A RIPENING SUNFLOWER head

The love of money is too tempting

It's all about making more money than anybody else, and it's all about us helping them make more money that anybody else - including us.

In a perfect world…

What’s your idea of a perfect world? Mine would be no war, no starvation, no unhappiness, no one wants for anything. Everyone gets along peacefully.

How much could we accomplish by eliminating the need for money and property?

I know, we’ve tried communism, dictatorships, monarchies and systems with varying degrees of success along with catastrophic failures. The problem is, in my opinion, that even with these systems, there are always a few who have profited at the expense of others.

Capitalism doesn’t bother cloaking itself in lofty or political ideals. While we may look at our society and consider it a success when compared to others, what is so successful about it?

Is it successful because we have more than others? Shopping is an activity? We all have cars and computers and wide screen TVs and we produce tonnes of waste every year that gets trucked off to the landfill.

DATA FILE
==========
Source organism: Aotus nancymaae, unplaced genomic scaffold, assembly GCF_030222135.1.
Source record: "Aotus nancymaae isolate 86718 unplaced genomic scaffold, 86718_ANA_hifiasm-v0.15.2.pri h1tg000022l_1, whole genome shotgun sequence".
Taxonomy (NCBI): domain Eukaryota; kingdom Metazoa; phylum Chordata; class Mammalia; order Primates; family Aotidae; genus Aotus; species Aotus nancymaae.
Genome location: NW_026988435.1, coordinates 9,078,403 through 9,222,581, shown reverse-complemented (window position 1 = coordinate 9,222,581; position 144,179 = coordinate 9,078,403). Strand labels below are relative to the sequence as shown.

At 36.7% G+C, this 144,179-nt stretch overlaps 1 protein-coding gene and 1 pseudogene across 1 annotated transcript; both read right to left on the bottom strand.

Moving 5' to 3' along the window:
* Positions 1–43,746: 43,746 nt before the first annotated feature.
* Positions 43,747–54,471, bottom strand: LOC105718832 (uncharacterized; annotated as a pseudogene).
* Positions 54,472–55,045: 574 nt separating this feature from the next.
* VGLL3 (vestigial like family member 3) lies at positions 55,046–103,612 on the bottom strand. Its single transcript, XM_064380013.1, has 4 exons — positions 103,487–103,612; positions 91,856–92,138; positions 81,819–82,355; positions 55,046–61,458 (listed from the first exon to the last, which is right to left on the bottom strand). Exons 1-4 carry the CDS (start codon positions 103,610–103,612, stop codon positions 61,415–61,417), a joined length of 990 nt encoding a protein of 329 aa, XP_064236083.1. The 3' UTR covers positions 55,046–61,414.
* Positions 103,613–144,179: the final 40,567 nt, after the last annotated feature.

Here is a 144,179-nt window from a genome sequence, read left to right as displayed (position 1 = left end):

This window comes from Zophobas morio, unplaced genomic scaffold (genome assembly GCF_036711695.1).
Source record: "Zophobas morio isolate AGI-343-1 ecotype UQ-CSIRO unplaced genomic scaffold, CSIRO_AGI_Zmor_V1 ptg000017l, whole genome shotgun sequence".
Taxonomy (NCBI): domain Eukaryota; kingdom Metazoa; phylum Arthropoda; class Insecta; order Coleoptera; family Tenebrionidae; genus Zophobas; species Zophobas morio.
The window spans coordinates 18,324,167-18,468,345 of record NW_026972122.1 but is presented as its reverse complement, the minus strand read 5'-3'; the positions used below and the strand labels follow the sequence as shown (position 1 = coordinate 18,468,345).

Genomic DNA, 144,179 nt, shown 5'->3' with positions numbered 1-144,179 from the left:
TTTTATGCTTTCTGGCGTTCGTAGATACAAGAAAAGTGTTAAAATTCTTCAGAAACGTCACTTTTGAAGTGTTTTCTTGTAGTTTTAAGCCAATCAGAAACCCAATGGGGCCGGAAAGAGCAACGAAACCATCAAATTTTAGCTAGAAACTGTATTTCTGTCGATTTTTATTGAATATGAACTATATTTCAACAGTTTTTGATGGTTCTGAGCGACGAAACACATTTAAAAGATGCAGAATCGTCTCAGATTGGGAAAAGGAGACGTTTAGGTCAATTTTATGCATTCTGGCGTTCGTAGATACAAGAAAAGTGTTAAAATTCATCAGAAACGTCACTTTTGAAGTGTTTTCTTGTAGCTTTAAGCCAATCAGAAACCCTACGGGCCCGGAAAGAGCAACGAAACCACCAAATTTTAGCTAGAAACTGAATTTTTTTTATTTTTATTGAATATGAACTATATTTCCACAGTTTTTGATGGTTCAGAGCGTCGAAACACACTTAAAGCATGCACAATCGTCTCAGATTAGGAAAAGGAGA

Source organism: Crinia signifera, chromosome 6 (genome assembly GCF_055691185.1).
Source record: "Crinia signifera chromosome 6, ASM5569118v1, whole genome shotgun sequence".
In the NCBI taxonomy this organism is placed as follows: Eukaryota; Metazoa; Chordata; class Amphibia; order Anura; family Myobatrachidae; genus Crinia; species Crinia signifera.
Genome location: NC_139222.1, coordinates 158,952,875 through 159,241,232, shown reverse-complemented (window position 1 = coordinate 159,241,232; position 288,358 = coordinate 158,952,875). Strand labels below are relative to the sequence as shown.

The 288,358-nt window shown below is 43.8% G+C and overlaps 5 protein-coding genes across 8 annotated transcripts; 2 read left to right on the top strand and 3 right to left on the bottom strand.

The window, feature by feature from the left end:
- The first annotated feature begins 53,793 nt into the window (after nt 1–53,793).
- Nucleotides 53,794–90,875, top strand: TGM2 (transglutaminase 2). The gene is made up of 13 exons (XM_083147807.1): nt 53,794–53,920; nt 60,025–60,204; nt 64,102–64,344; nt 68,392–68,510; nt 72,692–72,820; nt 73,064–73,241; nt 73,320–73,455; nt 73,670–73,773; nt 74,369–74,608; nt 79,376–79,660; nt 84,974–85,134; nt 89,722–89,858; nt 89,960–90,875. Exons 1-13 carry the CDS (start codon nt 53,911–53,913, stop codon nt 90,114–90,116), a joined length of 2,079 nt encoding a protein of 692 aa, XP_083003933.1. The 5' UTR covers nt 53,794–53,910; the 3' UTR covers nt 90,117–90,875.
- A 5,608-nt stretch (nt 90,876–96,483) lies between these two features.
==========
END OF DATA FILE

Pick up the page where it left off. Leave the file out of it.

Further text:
Is capitalism successful because it created consumerism? Consumerism is a greedy little monster. The bigger it gets, the more it needs to consume. Companies must sell more in an effort to make a profit: they need to convince consumers to buy more by making more products.

We try and solve starvation, but in many parts of the world the rich eat first. If you can’t protect your food and belongings by law or by force, you do without.

We try and solve people’s bad habits such as eating food that leads to skyrocketing health care costs, but companies continue to produce junk food that they know will sell because that’s what they do. And as someone once said, “How are you going to keep them down on the farm, after they’ve see Paree?”

We can regulate food, send aid and burn our credit cards, but all it takes is one person (usually more) who has found a way to make a profit, give themselves more than others have and society will once again be divided in the haves and have nots, with the “haves” always looking for ways to increase what they’ve already got.

Perfection is a long ways off.

Wendy Coomber is editor of the Ashcroft Cache Creek Journal

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